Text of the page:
Over the past month, massive and often unforeseen protests have exploded across Latin America and the Caribbean, with riots in Ecuador, Haiti, Chile and Bolivia making headlines for weeks. Are there common trends that can be identified among the different protests sweeping the region, or is each more specific to the country’s own circumstances? Are demonstrations likely to spill over or inspire unrest in other countries? What consequences do the protests have for policymaking in the near term, and what legacy will they have beyond this year, especially in terms of how governments respond to social demands in the future? Will more populism in the region be the result?
Michael Reid, “Bello” columnist and senior editor for Latin America and Spain at The Economist: “There are some obvious differences: the protests in Bolivia are about alleged electoral fraud, and Haiti bears little resemblance to South America. But there are some common elements in Chile, Ecuador and other situations in the region (such as the massive protests that seemingly exploded out of nothing in Brazil in 2013). The main factor has been the sense of frustrated expectation among expanded middle classes. In some countries, that is because the economy has stagnated for years; in Chile there is a widespread perception that the system is rigged in favor of a small business and political elite. Second, corruption and poor public services have served to discredit the region’s politicians. Third, there is a copycat factor: social media amplifies protests elsewhere. That means it is possible that such protests will break out elsewhere. They certainly make life harder for policymakers. Who will dare raise transport or utility tariffs? One lesson from Ecuador is that governments should prepare the ground for tariff hikes by, for example, increasing payments in conditional cash-transfer schemes for the poor. In Chile, there is a risk of populism, either of the left or right. To prevent that, it is urgent is to rebuild channels of communication between politicians and a more demanding population. Given the weakness and fragmentation of political parties, that is easier said than done.”
Ivan Briscoe, program director for Latin America and the Caribbean at International Crisis Group: “Latin America’s wave of public unrest has swept across countries regardless of whether they are poor or relatively rich, governed by left or right, democratic or authoritarian. Though the differences between each protest are clear, so are the common denominators. Anemic regional economies mean the middle classes, estimated to have grown 50 million in the boom years until 2012, struggle to hold on to precarious livelihoods; in Chile, Ecuador, Honduras and Haiti, the causes of recent protests were brooding socioeconomic anguish, made worse by extreme inequality and mainly triggered by abrupt price rises. Anti-government fury in turn draws on a deep well of public mistrust toward political leaders, state institutions and business elites. Authoritarian governments, such as in Venezuela, Nicaragua and arguably Bolivia, stoke democrats’ indignation through repression—democratic governments employ less violence, concede to protesters’ demands more easily, but in critics’ eyes are overrun by unaccountable interest groups and prone to bogus promises. The spread of these protests will depend upon the winds of economic adversity and the intangibles of the public mood. Hard-fought elections in Argentina, now suffering one of the region’s larger contractions, appear to cushion public ire there for now. In contrast, Venezuela’s unresolved turmoil multiplies tensions: its secret agents sowing destabilization may be colorful fantasies, but its crisis shapes and inflames the ways in which political enemies are defined and treated across the region. A negotiated settlement to Venezuela’s crisis would do much to dampen Latin America’s febrile and polarized politics. But only fairer societies offering greater mobility and better public services would address the roots of many of the protests; they are still a way off.”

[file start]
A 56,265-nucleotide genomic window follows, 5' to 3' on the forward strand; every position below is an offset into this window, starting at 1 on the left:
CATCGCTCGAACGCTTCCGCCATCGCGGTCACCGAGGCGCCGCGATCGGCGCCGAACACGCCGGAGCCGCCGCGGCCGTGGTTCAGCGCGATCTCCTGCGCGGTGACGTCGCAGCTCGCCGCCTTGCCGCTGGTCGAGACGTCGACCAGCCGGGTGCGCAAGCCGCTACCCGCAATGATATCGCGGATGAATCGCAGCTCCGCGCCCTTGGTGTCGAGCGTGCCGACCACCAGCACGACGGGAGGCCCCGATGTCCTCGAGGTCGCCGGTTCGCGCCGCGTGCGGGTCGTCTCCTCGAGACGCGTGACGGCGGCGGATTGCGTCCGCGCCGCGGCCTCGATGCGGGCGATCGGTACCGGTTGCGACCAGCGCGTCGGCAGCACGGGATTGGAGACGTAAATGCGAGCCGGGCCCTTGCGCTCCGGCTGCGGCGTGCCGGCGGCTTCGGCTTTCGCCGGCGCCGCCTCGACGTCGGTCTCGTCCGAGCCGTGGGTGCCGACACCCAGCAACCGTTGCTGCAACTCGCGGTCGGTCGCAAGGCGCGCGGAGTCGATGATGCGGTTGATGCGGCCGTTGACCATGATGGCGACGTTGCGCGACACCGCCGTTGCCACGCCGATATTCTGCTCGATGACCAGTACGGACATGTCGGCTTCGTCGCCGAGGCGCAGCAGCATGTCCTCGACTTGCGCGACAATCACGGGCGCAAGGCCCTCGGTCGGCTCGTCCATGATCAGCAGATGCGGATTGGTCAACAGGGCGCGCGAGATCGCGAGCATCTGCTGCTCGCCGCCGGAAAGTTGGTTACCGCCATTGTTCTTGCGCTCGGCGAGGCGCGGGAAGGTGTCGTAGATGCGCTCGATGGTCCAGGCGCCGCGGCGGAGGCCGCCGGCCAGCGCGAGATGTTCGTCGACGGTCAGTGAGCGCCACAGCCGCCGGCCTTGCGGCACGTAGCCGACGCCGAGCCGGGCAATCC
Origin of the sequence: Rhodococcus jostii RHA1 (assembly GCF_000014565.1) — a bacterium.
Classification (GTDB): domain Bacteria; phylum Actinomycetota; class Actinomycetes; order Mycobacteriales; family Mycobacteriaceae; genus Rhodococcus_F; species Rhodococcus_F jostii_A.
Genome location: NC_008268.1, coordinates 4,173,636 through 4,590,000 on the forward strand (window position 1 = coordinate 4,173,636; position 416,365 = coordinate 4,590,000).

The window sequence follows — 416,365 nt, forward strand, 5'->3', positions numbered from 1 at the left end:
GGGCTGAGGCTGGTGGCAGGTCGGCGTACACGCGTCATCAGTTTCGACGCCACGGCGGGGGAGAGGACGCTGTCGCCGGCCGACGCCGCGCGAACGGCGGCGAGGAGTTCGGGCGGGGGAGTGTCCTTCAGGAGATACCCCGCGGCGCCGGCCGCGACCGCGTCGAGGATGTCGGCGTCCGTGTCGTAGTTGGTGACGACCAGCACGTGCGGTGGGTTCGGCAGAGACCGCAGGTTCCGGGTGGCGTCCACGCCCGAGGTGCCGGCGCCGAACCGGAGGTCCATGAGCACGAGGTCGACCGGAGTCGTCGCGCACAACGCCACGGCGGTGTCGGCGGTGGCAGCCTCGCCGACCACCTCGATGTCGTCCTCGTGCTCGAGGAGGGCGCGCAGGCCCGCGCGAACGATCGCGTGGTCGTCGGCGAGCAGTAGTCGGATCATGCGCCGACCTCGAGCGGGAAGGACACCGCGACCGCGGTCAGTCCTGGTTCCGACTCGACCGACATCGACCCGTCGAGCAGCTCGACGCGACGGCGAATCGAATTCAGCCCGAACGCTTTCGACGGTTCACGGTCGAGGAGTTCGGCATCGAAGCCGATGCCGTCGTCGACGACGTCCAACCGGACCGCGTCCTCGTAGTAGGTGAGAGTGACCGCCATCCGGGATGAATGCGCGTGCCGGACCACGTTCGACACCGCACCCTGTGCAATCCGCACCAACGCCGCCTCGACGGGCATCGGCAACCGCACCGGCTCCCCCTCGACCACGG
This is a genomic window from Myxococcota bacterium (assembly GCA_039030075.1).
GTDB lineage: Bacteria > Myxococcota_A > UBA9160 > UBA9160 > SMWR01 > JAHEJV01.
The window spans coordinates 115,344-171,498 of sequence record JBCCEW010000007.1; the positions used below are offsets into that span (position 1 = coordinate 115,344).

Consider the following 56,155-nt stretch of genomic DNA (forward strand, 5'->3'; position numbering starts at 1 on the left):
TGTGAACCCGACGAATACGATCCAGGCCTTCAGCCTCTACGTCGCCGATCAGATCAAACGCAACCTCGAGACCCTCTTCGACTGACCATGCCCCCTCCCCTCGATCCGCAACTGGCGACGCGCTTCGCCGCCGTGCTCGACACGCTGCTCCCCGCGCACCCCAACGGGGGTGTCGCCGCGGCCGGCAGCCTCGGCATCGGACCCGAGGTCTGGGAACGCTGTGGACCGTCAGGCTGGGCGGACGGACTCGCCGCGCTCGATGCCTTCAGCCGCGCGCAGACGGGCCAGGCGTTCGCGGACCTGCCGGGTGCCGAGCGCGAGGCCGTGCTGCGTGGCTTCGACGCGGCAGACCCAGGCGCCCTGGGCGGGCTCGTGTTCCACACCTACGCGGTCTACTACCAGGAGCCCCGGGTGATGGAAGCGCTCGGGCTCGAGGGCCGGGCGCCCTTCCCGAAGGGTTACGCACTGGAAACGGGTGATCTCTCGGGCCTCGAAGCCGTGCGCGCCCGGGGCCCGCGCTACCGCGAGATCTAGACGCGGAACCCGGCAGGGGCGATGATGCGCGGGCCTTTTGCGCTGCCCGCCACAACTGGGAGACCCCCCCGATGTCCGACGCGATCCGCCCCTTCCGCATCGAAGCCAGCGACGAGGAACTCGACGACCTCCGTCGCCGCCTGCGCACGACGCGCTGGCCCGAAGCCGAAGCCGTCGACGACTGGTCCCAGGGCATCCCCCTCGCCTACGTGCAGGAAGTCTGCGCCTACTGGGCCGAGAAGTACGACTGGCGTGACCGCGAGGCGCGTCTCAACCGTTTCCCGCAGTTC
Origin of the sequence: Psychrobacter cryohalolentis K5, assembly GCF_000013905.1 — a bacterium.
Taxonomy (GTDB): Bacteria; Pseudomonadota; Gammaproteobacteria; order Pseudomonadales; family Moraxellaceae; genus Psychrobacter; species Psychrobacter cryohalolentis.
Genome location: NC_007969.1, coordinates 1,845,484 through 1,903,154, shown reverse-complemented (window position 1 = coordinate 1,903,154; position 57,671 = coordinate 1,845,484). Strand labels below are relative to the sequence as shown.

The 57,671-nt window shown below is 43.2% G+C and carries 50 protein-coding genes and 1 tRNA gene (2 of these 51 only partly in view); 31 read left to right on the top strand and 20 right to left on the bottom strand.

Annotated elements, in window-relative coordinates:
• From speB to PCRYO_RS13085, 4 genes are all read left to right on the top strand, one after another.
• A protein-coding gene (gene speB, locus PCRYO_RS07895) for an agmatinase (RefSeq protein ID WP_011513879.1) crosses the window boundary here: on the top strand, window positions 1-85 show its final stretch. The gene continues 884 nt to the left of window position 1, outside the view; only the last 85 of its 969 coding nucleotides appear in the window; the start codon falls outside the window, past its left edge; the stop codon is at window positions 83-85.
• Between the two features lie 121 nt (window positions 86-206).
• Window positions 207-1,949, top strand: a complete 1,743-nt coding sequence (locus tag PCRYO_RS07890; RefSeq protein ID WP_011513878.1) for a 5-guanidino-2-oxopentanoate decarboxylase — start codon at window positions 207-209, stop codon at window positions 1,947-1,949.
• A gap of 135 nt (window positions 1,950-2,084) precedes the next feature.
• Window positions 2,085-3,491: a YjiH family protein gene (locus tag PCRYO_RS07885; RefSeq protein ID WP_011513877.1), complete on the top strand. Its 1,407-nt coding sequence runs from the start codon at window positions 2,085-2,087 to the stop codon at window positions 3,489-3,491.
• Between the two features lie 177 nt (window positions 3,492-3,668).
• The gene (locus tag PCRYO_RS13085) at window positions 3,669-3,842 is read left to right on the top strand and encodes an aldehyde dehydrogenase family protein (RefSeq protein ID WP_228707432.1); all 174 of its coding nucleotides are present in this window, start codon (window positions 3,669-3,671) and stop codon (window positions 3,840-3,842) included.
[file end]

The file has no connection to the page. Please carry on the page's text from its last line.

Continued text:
Pablo Pryluka, doctoral candidate in the Department of History at Princeton University: “It is hard to find a common explanation for the social unrest that has been shaking Latin America. Each case looks different. In Ecuador, Lenín Moreno took office coming from a left-center tradition but ended up applying austerity measures. In Bolivia, after more than a decade of growth and poverty reduction, the upheaval comes from the province of Santa Cruz, traditionally against Morales. The demonstrations there were smaller and did not recognize the result of the election. In Chile, persistent economic growth has not been able to solve inequality, and those who have not enjoyed the benefits of the ‘Chilean miracle’ are claiming their share of the cake. Haiti, especially after the 2010 earthquake and the military occupation of MINUSTAH, had been suffering from a political crisis that does not seem to have a solution in the foreseeable future. Despite their differences, South American countries seem to share something: increasing frustration with their economic performance and impatience with their political elites. Although it doesn’t seem likely that the protests will spill over to other countries any time soon, it depends on how effectively these social demands can be contained institutionally. Policymakers face a challenge, dealing with demands from three social groups: those excluded from welfarism and suffering material deprivation; those who improved their living conditions in the last 15 years but are looking for more; and those who feel that their institutional regimes are not legitimate. If the international economic context does not help, the region might experience more social unrest in the upcoming year.”